A HEAD FOR THE GAME Phil Jackson, a Dead Head and a child of the '60s, is a far better master of the NBA's mind games than anyone expected

July 06, 1993

Phil Jackson and his wife, June, were biking home from assistant
coach Tex Winter's home one evening last month when Phil decided to
pick a fight with her.
''It was right after the Knicks eliminated the Hornets ((in the
Eastern Conference semifinals)),'' says June, ''so Phil had to start
getting into his angry power mode. I just happened to be there.''
Jackson, the most successful playoff coach in NBA history (his
winning percentage is .743), is a man of many modes. One of his
strengths is that he is conversant with aspects of human endeavor
besides the pick-and-roll, but, make no mistake about it, the tougher
the competition, the more competitive Jackson becomes.
Take the Eastern Conference finals against the Knicks, which was
in some respects a more arduous battle than the Bulls' six-game title
run against the Suns. In his dealings with the media, Jackson
relentlessly attacked the Knicks' physical style, offending Knick
players, Knick officials, Knick fans and, particularly, Knick coach
Pat Riley.
''Pat is going to win at all costs,'' Jackson said at one point.
''He's driven to do that. That's his motivation.'' On another
occasion Jackson proclaimed the Knicks' physical style ''fraught with
danger'' and said that a former player like Riley ''should know
better'' than to play that way. So angered was Riley that before
Game 3 at Chicago Stadium, he passed the word through his assistants
that he didn't want Jackson to shake his hand before or after the
game. True to form, these two proud coaches merely nodded at each
other when they passed a few feet apart after the Bulls had clinched
the series with a 96-88 victory in Game 6.
Jackson's attack, sometimes subtle, sometimes heavy-handed, was
part of a psychological war he had begun last season when he
perceived (accurately, as it turned out) that the Bulls' road to an
NBA championship would pass through New York. Everything Jackson said
or did during the '92-93 regular season and playoffs seemed an
attempt to get under Riley's skin and to convince the Bulls that they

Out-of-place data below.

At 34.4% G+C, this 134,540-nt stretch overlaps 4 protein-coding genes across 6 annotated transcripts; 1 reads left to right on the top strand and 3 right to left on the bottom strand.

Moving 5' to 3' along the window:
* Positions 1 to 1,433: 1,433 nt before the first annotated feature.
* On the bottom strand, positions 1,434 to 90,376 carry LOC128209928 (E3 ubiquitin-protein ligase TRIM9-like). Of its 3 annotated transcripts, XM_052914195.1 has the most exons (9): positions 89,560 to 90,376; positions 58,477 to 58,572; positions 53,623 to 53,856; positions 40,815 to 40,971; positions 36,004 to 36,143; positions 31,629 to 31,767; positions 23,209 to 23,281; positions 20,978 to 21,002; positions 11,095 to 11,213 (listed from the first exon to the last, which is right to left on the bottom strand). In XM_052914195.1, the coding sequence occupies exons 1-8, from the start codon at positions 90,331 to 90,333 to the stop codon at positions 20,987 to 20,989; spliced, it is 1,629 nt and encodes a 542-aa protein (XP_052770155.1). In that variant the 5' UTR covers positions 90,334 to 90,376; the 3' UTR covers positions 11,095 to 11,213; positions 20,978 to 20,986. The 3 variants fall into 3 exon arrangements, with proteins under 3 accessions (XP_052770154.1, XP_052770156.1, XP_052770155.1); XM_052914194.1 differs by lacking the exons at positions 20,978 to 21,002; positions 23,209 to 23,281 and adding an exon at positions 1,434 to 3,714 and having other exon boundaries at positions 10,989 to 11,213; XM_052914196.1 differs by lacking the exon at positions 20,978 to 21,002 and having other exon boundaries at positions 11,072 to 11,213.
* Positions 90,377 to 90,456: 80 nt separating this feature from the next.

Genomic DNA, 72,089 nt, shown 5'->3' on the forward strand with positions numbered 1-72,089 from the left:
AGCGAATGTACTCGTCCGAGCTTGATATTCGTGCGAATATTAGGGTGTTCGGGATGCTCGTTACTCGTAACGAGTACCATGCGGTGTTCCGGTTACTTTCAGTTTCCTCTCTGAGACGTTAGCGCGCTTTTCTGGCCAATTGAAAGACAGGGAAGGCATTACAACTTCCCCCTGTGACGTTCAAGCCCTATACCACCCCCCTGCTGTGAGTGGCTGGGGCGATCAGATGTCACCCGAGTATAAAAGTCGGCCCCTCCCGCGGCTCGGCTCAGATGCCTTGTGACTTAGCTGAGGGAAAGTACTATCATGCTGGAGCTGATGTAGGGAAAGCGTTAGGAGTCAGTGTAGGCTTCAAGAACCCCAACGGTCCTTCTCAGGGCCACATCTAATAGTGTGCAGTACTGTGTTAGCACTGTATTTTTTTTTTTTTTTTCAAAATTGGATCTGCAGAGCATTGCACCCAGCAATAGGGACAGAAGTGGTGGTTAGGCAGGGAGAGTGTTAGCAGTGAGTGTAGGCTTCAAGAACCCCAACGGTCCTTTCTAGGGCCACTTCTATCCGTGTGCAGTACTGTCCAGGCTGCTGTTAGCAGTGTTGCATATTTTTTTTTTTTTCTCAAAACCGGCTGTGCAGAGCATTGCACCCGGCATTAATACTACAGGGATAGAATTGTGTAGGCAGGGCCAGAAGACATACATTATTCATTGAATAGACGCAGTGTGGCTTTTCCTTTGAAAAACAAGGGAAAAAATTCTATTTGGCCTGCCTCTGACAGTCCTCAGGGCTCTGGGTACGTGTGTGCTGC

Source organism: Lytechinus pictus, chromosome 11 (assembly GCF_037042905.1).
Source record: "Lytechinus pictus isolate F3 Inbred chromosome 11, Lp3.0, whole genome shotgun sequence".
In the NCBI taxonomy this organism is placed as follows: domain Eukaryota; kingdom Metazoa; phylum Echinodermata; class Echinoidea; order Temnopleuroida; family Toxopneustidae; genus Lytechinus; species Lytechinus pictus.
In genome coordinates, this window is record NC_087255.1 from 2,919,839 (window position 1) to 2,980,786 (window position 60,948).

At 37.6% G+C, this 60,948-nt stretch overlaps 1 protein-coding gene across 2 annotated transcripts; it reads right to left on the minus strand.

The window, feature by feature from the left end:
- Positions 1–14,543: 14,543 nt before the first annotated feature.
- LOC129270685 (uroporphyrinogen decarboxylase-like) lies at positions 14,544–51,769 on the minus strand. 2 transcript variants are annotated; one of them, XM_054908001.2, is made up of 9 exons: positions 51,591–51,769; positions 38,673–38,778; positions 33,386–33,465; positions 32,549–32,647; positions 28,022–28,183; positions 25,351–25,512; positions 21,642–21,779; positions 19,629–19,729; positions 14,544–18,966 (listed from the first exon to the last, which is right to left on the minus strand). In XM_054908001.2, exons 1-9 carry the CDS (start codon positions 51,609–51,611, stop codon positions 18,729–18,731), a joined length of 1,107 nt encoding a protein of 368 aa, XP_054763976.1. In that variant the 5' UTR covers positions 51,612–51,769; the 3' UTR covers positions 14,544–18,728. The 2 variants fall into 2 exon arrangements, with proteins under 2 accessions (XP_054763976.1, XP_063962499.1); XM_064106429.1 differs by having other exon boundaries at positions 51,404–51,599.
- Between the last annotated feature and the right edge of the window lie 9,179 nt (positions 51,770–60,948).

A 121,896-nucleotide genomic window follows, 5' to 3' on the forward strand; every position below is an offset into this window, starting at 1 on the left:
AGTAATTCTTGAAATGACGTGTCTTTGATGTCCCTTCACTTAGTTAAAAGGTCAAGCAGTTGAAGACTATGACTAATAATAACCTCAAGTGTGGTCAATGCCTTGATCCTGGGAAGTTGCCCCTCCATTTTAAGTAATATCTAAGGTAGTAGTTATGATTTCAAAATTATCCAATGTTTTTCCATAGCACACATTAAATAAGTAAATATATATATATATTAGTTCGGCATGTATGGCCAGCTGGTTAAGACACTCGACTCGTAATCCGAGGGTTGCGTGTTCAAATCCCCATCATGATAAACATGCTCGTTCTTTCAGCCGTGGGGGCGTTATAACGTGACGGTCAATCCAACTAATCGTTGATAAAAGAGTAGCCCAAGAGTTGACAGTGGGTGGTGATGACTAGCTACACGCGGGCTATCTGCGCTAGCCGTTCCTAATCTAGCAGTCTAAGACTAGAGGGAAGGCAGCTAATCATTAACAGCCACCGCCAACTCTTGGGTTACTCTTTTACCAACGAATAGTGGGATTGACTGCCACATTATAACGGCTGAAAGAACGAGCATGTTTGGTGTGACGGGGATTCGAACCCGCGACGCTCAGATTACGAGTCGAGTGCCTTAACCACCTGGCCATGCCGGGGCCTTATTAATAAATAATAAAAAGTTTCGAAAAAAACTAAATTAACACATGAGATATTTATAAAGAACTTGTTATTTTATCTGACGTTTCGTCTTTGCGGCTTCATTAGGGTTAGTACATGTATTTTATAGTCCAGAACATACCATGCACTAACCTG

were superior to the Knicks. Would one dare call Jackson, this flower
child of the '60s, manipulative or devious?
''No,'' says June, ''not in general. But Riley did seem to push
that button in him, didn't he?''
Jackson, however, is adept at pushing buttons too. During his
tenure with the Bulls his idealism has lessened somewhat; Jackson no
longer expects, for example, that most of his players will actually
read the books that he hands out to them from time to time on road
trips. But he still resolutely uses some psychological gimmicks that
can safely be called unconventional.
Before Game 7 of last year's second-round series against the
Knicks (which the Bulls won 110-81), Jackson recommended that his
players go home and rent Hanto Yo, a film about a young Native
American warrior who must visualize the white buffalo in his attempt
to become a man. This is not normal coaching behavior. Horace Grant
actually looked for the film and, when he couldn't find it, decided
to meditate instead. That was fine with Jackson, a former meditator
himself. During this year's series against the Knicks, Jackson
spliced into game films a clip from The Power of One, a movie set in
South Africa in which a black prisoner stands up to his white
oppressors. The point was that the time had come for the Bulls to
stand up to the Knicks. The Bulls sometimes snicker about Jackson's
methods -- and Jackson knows it -- but they've snickered less and
less as his tenure has gone on.
There's a kind of Zen presence about the Bulls -- the sometimes
superhuman abilities of Michael Jordan, the wizened guidance of
assistant coaches Johnny Bach and Tex Winter (a combined 88 years in
the business) and, of course, the ^ unpredictable, fuzzy nature of
Jackson. Then again, maybe the Bulls just have the best team in the
league.
Jackson's greatest gift might be his ability to inspire in his
players a sense of freedom, a sense that there's room to experiment
and to have fun within the confines of a system. Jackson is a big fan
of the Berto Center, the Bulls' luxurious practice facility in
suburban Chicago, particularly because it restricts press access and
puts a premium on privacy. (Jackson reminds no one of general manager
Jerry Krause, but he is only slightly less paranoid about the press
than Krause.) Yet on occasion Jackson will bring his golden retriever
to the Berto Center and let him ramble around untended. One could not